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Minerals Resources

Nov 25, 2015 15:53 IST

    Minerals are formed over a period of millions of years in the earth’s crust. They are derived from rocks, which form the earth’s crust. They are of different kinds, for example, salt, coal, petroleum, quartz, bauxite, iron, copper, gold and diamond. They are broadly grouped as metallic and non-metallic. Mineral ores containing metal are known as metallic minerals. The remaining minerals are called non-metallic. Gold, copper, silver, tin, aluminium and iron are examples of metals. Those metals occur in combination with other mineral components are called ores. Metals are separated from the ores by using heat. This process is known as smelting. Coal and petroleum are used as sources of energy. Quartz is used extensively in the production of glass, electronic circuits and silicon chips. Most of the minerals are associated with the igneous and metamorphic rocks of the Deccan and parts of Bihar, Odisha, M.P., Rajasthan and Assam as well as some parts of the Himalayan region.

    Metallic minerals

    It is estimated that India has about 1/4th of the world’s known iron-ore reserves. The iron-ore reserves of Bihar and Odisha are among the best in the world. These two states together produce a major share of the country’s total iron-ore production. A.P., M.P., Maharashtra, Tamil Nadu and Goa also have important reserves. Manganese is used in the manufacture of special varieties of steel. It helps to harden steel. Major deposits of manganese are found in Karnataka, Odisha, M.P., Maharashtra and Goa. India is one of the largest producers of manganese in the world. Bauxite deposits are found in Bihar, M.P., Gujarat, Odisha and Maharashtra. Aluminium is extracted from bauxite. This metal is light in weighty and is used in the manufacture of Aeroplane and electric wire. Bihar and M.P. are the major producers of Bauxite in the India. Copper and gold deposits are found in Singbhum district (Bihar), Balaghat (M.P.) and Jhunjhunu and Alwar districts (Rajasthan). Gold is found mainly in Karnataka. Its Kolar gold mine is one of the deepest mines in the world.

    Non-metallic Minerals

    Mica, gypsum, limestone, diamond and salt are some important non-metallic minerals found in India. India is the world’s leading producers of mica. Bihar, A.P., and Rajasthan are the main producers. Gypsum is mainly used in the manufacture of fertilizers, cement and Sulphuric acid. Nearly 4/5th of it comes from the desert region of Rajasthan. Limestone is used in the smelting of iron ore as well as manufacturing of cement and mortar. It is found mainly in the states of Bihar, Odisha and M.P. Diamond is a precious gemstone known for its brilliant lustre, transparency and hardness. They are used for industrial purpose as well as for making jewellery. They are found in A.P. and M.P. India is the largest exporters of processed diamonds. Sea salt is obtained along the coasts of Gujarat, Maharashtra, Tamil Nadu and A.P. more than half of the sea salt is made along the Gujarat coast. The sea salt comes from Sambhar and Didwana lakes.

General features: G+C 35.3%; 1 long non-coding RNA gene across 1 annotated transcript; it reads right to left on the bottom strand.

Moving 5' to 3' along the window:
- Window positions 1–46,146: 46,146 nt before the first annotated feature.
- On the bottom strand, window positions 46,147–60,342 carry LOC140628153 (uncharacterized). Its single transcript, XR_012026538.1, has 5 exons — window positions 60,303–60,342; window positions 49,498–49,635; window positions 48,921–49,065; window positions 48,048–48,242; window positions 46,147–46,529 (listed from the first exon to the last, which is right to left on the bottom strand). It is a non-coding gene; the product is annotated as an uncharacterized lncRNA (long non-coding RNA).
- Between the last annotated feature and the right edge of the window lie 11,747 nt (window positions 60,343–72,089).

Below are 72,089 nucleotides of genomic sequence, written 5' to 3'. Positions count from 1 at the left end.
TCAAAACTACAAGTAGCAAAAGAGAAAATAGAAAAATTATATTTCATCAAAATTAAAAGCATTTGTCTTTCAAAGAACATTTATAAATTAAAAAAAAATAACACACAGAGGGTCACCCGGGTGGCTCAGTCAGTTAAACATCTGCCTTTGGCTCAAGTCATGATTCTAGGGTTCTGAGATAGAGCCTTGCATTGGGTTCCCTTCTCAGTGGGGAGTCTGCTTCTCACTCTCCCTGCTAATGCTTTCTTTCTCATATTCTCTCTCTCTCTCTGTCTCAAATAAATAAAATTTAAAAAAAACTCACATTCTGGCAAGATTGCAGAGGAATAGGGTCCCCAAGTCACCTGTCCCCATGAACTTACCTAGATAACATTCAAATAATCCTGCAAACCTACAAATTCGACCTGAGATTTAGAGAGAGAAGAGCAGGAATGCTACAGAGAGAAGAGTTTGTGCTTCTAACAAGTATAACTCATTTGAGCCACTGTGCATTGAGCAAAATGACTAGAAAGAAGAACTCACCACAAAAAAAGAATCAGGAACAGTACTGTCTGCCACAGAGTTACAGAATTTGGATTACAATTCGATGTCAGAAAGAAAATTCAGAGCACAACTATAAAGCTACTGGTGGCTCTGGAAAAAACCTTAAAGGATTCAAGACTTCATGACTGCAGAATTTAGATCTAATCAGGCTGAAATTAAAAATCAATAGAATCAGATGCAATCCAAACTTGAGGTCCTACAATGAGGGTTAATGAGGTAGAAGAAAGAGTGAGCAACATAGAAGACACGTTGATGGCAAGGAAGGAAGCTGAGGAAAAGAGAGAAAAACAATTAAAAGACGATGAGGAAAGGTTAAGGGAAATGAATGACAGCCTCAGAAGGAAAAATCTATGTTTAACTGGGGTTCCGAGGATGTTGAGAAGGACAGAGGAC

Rock salts come mainly from Mandi district in Himachal Pradesh. Coal and petroleum being associated with fossils which were once part of living organisms, they are also called fossil fuels. Coal is formed from decayed plants buried along long ago in swamps. Fresh plant matter is 80% of water and 20% carbon. During the process of change from wood to coal, the concentration of carbon gradually increases. Peat is the first stage of coal development. It is dark brown in colour. It has about 33% carbon content.

    Lignite is the next stage of coal formation, which has nearly 50% carbon. If the process continue, lignite become sub-bituminous, bituminous and eventually anthracite coal.  Anthracite has more than 85% carbon. It is the best quality of coal. It is very hard, compact, and black in colour, ignites slowly and burns with a short blue flame. Petroleum and mineral oil is found in the pores of sedimentary rocks. It has an organic origin, i.e. form animal and plant maters contained in shallow marine sediments such as sand, silt and clay.

    In India, petroleum is found in Gujarat, Maharashtra and the Brahmaputra and the Surma valley in Assam. It is believed that oil-bearing state may also located in other parts of the country such as the deltas of the Ganga, the Mahanadi, the Godavari, the Krishna and the Kaveri. The Bombay high, 160km away from Mumbai in the Arabian Sea is the largest producer of petroleum in the country.

    Atomic Minerals

    Uranium and the thorium are the important source of atomic energy. We have large deposits of uranium in Bihar and Rajasthan. The monazite sands found along the coast of Kerala produce thorium.

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